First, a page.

Self-publishing Mr Middleton’s Teleporter, Part 9

In which I drink an LSD which changes my life forever.

In Part 8, I had just managed to locate the brother of the artist, Hoang Nguyen, who had done the picture I had fallen in love with.  I gave the man my manuscript and all I had to do was wait, and pray, and try not to pick off the entirety of the skin around my fingers (gross, I know).  

I had resigned myself to having to wait the full week before making a follow-up phone call to see how Hoang had reacted to the story.

I got a phone call on the Wednesday, just three days later.

“Yeah, look, I really like the story.”

Double take.  Swallow.  “Really?”  

“Yeah!  You have a crazy imagination, you know that?  Some of the stuff in this is unreal.  But I think what you write about is really similar to the message that we try to give people, about living a sustainable life in touch with the environment, and making joy and family and community first.”

I nodded, a bad habit I had had since I was five years old when I used to answer the phone and nod or shake my head without speaking.  

“I think it’s such a coincidence,  you know, because we were just thinking about doing a book too.”

“That’s great!”  I said. Finally, vocalising.  Progress! “So, how about we meet up after the markets this weekend and talk about our next steps?”

“OK, I will be at the Rocks markets until quite late, so say, 7.00?”

“That’s fine.  Can we make it Berkelouw’s?  It’s a book store with a cafe on Oxford St, not far from where the book is set.”

“OK sounds good.  See you there!”

“Great, see you Hoang!”

WOOHOO!  He liked the story, he liked the story….I did my little kitchen dance, which involves a bit of foot swinging in the air and jigging my arms around.  Then I called my affianced, who was suitably excited for me.

Saturday rolled around.  My fiance parked the car on a side street and reclined the seat to have a little nap while he waited for me.  I hopped it to Berkelouw’s.  As I walked, Hoang  called to say he was running a bit late from the markets, so I had time to order myself an LSD at the cafe.  “LSD” to the uninitiated is a “latte soy dandelion,” and is way better than it sounds.  It is creamy, and delicious.  I have espoused its virtues elsewhere so that’s enough for now.  All coffee drinkers, shame on you for sniggering.  

As I was sipping my LSD and pretending to leaf through a book about Sicilian tiles, a young, sprightly man approached.  He was Australian Vietnamese and it was impossible to tell how old he might be, given he had a shaved head and no lines on his face except for big smile ones as he barrelled over to my chair and shook my hand.

“Jackie!  I’m Hoang.”

“Great to meet you,” I said, because it was.

We chatted, and it became pretty clear pretty quickly that this was going to be awesome. We seemed to agree on everything: the proposed style of pictures, the key messages and moral of the story.  Most of all, Hoang agreed 1000% with the prerogatives for a creative life.  He told me how he had started off his business when he had moved back to Sydney from Alice Springs with his wife.  He had previously worked at an ad agency, then moved to Alice and done massage for several years (which was something else he connected with in the story, when the antagonist, Mr Richards, travels to Alice to find himself). Theythen returned to Sydney but weren’t sure what to do next, when his very smart wife suggested he print off some of the pictures he had done, which were saved on his computer.  They set up a market stall and made enough money to do it again.  And again. And again.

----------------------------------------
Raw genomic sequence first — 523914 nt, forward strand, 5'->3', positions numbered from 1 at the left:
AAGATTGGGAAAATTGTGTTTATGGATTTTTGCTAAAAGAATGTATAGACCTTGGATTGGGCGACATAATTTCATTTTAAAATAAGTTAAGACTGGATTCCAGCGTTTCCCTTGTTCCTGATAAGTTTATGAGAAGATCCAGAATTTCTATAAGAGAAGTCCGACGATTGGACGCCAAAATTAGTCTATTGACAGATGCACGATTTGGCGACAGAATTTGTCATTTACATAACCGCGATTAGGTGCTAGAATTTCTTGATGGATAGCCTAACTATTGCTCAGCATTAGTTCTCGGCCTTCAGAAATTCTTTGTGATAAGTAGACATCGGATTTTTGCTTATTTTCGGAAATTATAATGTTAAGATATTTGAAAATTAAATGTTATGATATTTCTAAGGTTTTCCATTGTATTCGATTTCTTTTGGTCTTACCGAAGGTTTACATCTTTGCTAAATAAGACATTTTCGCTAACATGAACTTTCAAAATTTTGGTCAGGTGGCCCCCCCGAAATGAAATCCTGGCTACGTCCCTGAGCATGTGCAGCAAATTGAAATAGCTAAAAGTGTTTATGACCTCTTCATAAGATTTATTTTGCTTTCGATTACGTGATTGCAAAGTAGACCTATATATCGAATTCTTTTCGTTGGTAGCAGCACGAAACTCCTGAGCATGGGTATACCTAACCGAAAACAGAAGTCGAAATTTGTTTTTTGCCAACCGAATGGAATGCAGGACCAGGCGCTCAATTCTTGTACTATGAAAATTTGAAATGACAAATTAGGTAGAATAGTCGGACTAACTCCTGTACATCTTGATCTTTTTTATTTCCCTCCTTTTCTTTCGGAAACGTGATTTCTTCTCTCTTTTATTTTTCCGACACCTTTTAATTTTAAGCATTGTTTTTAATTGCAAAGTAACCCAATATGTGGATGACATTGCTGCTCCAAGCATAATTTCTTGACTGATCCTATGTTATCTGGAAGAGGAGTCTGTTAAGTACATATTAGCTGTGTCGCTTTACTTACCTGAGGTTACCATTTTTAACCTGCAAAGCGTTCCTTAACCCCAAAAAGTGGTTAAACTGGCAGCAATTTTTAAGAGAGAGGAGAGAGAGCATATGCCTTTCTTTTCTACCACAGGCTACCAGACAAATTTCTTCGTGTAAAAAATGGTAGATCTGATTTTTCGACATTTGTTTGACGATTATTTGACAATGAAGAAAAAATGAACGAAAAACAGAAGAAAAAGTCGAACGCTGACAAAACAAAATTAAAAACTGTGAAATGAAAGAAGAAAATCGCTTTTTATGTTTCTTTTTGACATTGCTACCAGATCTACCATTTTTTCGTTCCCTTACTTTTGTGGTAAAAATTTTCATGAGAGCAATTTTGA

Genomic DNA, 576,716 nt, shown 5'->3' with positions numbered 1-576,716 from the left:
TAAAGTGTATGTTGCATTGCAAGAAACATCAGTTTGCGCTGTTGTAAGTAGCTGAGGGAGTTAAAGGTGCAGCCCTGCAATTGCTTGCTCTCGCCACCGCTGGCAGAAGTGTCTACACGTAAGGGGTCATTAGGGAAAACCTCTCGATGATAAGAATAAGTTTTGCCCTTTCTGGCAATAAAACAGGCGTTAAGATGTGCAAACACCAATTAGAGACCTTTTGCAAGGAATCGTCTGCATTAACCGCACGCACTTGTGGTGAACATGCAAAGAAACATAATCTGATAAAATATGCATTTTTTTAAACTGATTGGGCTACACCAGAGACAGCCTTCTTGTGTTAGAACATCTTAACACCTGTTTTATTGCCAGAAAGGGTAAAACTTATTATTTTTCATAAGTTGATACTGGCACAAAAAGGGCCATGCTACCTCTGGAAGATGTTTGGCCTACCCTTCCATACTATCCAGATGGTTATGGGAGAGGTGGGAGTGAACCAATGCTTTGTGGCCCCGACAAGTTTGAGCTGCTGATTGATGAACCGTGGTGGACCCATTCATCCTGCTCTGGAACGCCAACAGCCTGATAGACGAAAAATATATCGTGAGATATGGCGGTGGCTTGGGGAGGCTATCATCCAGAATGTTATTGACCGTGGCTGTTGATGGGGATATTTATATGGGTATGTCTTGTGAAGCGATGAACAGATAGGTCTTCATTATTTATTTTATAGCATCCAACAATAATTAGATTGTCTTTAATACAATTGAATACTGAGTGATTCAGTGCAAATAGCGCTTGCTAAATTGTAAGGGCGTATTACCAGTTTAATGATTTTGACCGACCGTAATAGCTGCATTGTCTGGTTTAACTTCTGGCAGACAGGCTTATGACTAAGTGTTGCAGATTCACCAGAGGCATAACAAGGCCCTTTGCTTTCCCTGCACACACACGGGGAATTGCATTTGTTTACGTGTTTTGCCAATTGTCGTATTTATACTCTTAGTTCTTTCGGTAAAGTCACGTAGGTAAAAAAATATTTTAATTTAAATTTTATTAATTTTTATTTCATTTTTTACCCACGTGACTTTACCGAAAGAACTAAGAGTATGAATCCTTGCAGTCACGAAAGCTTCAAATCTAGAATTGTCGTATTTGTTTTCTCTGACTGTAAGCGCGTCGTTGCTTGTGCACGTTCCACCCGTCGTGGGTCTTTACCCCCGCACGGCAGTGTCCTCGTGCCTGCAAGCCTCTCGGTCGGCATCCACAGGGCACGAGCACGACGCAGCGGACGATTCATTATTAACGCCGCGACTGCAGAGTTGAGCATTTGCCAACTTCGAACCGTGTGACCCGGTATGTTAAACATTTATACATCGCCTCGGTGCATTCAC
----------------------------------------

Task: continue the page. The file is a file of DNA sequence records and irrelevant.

Pretty soon, they found themselves doing what they had always dreamed of doing: making an income from their creative pursuits, with very strong ethics of environmental sustainability, inspiration, spirituality, and whimsy.  

I was getting more and more excited throughout this conversation.  I had never found a perfect creative collaborator before, but I thought that this might be It.  

We agreed that Hoang would create two character illustrations, one for Mr Middleton and one for Mr Richards, and three pictures from key scenes: the beginning, something from the middle when all the World goes crazy with teleporting, and one for the end, when Mr Middleton has the transformative experience of teleporting for the first time himself. He also agreed to do them within a month, which was amazing, so that we could get the pitch to the publisher before they lost interest.

Soon my affianced came looking for me.  He met Hoang and noted that things must have gone well because he “Could hear my laugh from the front door.”

Things had gone very well indeed.  Now all we needed was for Hoang to be visited by his muse, five times, if we asked very nicely, in the next four weeks.

To be continued.